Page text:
Timepieces:Education & Repair
Sizing the Bracelet, Part II
Mesh with Me
Mesh has returned; repairing and sizing it requires careful trimming
By David Christianson,
Certified Master Watchmaker
This month we focus on what may be the least forgiving bracelet in watch
repair: mesh. But it's important to know how to repair mesh because its
popularity is growing. It started with women's watches and continued to
men's models offered by fashion-forward brands as an option to the
traditional metal bracelet, bangle or leather strap.
Unless the band is of the expansion mesh type, which is limited to a few
manufacturers, chances are you'll need to trim the length of a mesh bracelet.
Without links to remove, the unwanted length must be cut off. Once removed,
it can't be replaced. To shorten mesh bands, remove one end of the band
from the watch case. Wrap the watch and band around the customer's wrist,
overlapping the clasp and the end of the band. Mark the band at the point
where the inside of the clamp rests. Take care not to mark where the outside
of the clasp rests on the band, which would result in a band too long for
The length from the mark to the end of the band needs to be removed
but not all from one end. Remove a little more than half this amount from
the end of the band that attaches to the 12 o'clock side. Then remove a
little less than half this length from the end that attaches to the 6 o'clock
The reason for the difference here is the shape of a wrist it's
not a perfect oval. The inner side of the wrist is shorter than the outer
side. To best center the watch on the top of the wrist, the 6 o'clock side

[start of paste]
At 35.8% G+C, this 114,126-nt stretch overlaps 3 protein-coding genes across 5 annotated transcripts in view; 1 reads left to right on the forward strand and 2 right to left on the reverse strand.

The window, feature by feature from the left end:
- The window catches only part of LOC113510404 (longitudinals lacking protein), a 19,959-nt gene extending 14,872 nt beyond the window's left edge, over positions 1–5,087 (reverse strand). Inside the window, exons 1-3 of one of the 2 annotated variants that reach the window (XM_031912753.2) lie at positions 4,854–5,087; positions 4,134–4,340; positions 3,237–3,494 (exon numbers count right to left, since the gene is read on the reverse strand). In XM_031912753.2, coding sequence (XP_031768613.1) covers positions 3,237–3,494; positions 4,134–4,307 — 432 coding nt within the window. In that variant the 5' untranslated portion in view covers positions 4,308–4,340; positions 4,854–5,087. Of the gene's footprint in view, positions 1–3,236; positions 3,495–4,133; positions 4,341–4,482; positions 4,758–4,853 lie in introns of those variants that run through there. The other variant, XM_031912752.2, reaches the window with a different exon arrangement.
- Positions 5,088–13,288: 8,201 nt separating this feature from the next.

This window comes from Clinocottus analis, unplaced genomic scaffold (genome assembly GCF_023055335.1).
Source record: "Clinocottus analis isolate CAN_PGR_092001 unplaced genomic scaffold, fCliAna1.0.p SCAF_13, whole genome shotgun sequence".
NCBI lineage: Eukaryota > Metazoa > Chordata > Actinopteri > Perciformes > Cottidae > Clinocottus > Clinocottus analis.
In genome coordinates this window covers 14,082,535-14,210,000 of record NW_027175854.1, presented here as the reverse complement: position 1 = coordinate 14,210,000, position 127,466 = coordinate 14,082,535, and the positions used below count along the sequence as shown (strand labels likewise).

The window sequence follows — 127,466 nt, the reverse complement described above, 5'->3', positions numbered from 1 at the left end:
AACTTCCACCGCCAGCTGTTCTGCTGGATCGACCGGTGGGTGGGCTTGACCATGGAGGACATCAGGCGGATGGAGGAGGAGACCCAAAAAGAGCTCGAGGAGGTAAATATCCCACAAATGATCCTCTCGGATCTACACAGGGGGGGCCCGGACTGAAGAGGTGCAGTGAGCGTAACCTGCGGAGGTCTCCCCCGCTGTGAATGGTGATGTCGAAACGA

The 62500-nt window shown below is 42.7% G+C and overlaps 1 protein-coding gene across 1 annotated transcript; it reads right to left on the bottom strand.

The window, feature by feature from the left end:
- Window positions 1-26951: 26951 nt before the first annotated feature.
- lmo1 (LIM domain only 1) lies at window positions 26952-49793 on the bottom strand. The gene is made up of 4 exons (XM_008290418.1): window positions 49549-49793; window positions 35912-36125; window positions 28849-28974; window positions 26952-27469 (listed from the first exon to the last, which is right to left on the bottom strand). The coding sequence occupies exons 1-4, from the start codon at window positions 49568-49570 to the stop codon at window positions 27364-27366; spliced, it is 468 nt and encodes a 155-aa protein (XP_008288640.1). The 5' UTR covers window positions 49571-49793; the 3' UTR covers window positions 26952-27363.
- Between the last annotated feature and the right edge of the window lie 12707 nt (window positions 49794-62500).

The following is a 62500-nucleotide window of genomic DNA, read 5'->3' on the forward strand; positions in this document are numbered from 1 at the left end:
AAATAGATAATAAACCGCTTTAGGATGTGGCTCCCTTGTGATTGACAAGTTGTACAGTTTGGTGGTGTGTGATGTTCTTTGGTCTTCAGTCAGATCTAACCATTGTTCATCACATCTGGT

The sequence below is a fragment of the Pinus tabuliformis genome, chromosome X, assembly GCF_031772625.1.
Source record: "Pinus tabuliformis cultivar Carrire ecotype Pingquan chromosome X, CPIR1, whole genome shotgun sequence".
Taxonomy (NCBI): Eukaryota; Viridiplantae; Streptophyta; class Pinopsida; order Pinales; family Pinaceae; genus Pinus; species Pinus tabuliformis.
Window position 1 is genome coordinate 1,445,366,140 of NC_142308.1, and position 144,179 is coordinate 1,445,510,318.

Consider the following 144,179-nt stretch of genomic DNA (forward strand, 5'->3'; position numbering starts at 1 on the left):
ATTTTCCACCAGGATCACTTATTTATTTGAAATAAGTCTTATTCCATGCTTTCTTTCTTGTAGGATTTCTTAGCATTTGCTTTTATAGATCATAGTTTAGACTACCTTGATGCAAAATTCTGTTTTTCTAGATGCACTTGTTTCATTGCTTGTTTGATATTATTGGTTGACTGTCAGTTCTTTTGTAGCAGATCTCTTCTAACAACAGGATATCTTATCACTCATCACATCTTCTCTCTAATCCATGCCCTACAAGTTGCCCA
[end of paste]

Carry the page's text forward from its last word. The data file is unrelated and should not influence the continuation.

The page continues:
must be a bit shorter than the 12 o'clock side.
Cutting the Mesh
Two methods are commonly used to cut mesh bands. First, using your flexible
shaft machine with a separating disc, grind through the band where needed.
This offers the cleanest cut.
Use nippers if the machine isn't available. It cuts quickly but can crush
the ends of the band. These ends will need to be trimmed square with a file
or a separating disc. Ask materials suppliers about the type of nippers
best suited to your strength (some are easier to use than others) and typical
Try cutting a small bit at a time until you reach the most comfortable
length for the owner.
After the ends are cut to the correct length and then trimmed square,
reinsert them into the clasp. Position it so the serrated clamp bites the
grooves on the underside of the band. Remember to replace the clasp so the
safety chain ends up on the same side of the watch as the crown.
David Christianson is fourth-generation owner of Christianson Jewelry,
Kendallville, IN. He is director and first vice president of the American
Watchmakers-Clockmakers Institute, where he chairs the Education, Library
and Museum Charitable Trust. He is a certified master watchmaker and a fellow
of the British Horological Society. Christianson discusses watch repair
in this column each month. Questions, suggestions and comments can be sent
toProfessional Jeweler, 1500 Walnut St., Suite 1200, Philadelphia,
PA 19102, e-mail firstname.lastname@example.org.
Your Questions ANSWERED
Q: Will daily winding of the automatic and
manual timepieces harm the watches on display in my store? (received via
A: Your concern is quite justified. Winding
your display watches on a daily basis will definitely cause undue wear and
tear, cheating your client of a part of the watch's lifetime. It's a good
idea to partially wind them occasionally, once a week will do, to keep the
oils in their place.
If the watch has been in the case for three years, it's a good idea to
have it serviced before selling it. Regular servicing of your watches on
a three- or four- year basis will extend their lifetime indefinitely.
Copyright © 1998 by Bond Communications.